Actions can include pre-defined editing operations, custom writer-defined operations, and other operations such as add comments, etc. In the example handwriting text 100 of
The fourth symbol 104 is an underline of the word “example.” This may be associated with an editing action to underline the word “example.” The fifth symbol “Bold” 105 is underneath or directly adjacent to the word “text.” The “Bold” symbol 105 may be associated with an action that bolds the word “text.”
Because the symbols 101, 102, 104, and 105 are writer defined, a variety of additional symbols and symbol syntaxes and semantics can be used. For example, a circled word or series of words or characters may be used to indicate that those words or characters are to be bolded, italicized, etc. As another example, one symbol may be used to indicate that an action is to start and another related symbol used to indicate that an action is to stop. For instance, the word “text” may be surrounded by two symbols a “<BB>” for begin bold and “<EB>” for end bold. Therefore, symbol grammars (defining semantics) and syntaxes are configurable based on the style of a writer.
In addition, some symbols (not shown in
In the descriptions that follow, it will be demonstrated how the handwritten text 100 of
At 201, portions of handwritten text are recorded. Recordation can occur in a real time fashion, such as when a writer is using an input device (e.g., digital pen) that is interfaced to the processing device that is executing the method 200. In one embodiment, at 202, the portions of handwritten text are time stamped as they are recorded. These time stamps are maintained as metadata associated with the handwritten text. Moreover, the time stamps permit the method 200 to detect when a gesture is made over or in proximity to a previously recorded portion of the handwritten text. The difference in time allows the method to distinguish between editing gestures and originally recorded handwritten text. This separation permits the method 200 to perform actions associated with the gestures against associated handwritten text before the handwritten text is passed on to an ICR engine and/or OCR engine.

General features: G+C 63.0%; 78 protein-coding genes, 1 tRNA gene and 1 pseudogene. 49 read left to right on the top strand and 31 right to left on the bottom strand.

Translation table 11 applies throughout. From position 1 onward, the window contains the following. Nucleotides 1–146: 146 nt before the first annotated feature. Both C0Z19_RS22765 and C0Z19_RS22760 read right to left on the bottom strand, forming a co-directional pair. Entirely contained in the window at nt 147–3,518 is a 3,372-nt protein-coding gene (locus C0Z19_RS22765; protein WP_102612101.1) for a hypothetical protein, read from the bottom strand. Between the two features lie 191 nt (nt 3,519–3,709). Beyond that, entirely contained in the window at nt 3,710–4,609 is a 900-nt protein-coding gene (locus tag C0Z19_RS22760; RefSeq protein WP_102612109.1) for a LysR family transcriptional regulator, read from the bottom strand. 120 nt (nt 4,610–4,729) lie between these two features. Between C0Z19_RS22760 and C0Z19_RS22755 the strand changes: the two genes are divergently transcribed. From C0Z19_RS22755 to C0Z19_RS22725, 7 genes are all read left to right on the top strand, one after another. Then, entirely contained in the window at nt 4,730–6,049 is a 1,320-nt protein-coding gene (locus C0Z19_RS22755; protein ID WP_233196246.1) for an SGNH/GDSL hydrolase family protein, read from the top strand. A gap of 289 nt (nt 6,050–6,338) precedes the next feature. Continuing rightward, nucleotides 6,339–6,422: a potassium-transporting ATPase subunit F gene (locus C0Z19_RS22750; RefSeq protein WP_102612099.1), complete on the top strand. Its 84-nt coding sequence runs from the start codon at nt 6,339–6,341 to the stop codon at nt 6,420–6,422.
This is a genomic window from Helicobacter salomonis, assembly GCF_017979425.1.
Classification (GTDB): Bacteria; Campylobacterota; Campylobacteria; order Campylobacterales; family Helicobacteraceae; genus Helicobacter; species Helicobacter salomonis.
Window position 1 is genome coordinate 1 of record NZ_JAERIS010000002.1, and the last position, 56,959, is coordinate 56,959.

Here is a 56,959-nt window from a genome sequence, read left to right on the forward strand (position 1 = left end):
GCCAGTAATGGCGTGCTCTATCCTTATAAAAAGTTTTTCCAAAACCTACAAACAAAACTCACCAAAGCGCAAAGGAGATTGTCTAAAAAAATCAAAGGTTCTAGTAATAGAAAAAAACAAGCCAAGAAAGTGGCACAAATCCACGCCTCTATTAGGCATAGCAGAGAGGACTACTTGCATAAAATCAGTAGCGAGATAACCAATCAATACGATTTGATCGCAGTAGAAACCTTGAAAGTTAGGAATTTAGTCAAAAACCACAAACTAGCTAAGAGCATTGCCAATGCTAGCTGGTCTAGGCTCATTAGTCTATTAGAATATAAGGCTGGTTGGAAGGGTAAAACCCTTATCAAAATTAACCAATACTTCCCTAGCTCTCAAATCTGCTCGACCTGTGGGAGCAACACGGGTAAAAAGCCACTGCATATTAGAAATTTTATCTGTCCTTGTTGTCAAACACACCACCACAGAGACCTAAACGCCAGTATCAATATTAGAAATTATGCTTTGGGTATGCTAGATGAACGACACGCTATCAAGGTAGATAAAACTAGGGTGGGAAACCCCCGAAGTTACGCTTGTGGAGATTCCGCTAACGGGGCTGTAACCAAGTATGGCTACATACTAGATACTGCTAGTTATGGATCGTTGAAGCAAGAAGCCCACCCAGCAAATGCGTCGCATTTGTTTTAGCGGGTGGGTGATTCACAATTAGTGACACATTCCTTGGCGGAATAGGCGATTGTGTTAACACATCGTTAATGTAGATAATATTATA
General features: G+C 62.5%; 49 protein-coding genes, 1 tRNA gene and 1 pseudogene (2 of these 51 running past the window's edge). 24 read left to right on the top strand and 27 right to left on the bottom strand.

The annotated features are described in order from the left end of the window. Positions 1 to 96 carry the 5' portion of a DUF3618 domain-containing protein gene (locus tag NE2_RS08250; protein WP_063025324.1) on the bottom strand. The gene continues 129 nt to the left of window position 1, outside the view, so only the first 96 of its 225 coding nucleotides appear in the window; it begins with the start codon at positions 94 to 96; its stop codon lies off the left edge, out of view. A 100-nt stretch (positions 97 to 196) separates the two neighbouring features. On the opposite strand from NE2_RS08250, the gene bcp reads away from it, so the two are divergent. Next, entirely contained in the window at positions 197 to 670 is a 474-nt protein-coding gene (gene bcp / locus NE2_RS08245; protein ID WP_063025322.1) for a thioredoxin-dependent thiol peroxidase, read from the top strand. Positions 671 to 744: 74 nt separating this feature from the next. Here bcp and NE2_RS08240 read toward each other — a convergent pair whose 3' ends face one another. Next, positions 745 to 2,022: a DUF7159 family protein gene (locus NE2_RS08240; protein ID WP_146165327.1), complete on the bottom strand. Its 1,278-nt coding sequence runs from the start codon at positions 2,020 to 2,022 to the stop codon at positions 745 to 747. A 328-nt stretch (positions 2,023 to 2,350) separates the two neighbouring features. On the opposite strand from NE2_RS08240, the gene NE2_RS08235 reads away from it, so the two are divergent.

At 203, a gesture from a writer is recognized. The gesture occurs over some portion of the previously recorded handwritten text. Again, at 204, the gesture may be captured through a variety of input devices interfaced to the processing device which is executing the method 200, such as digital pens, digital styluses, digital cameras, and the like. The input device may be directly manipulated by a writer (digital pen, digital stylus, etc.) or may record or track movements of a writer with respect to the handwritten text (digital camera, digital video, etc.). Also, in some embodiments, the writer that manipulates the input device may a different writer than the writer that initially provided the handwritten text. In fact, the handwritten text and the gestures may be recorded and recognized from a variety of different writers.
In one embodiment, at 205, the recognized gesture may be identified as a symbol associated with a library of symbols and may be further identified based on an identification for a writer. That is, the gesture may be translated into an image or other normalized format that is then searched within a library using a writer's user identification as a key. The searching does not have to be an exact match; the matching may be achieved via a substantial comparison. Substantial matching of image data is well-known in the search and imaging arts and any technique may be used to locate a symbol within the library for the recognized gesture. Typically, a substantial match is achieved by representing an image of a gesture as a score or series of features and then detecting potential matches that fall within a predefined range or threshold. In this manner a substantial match occurs rather than an exact match.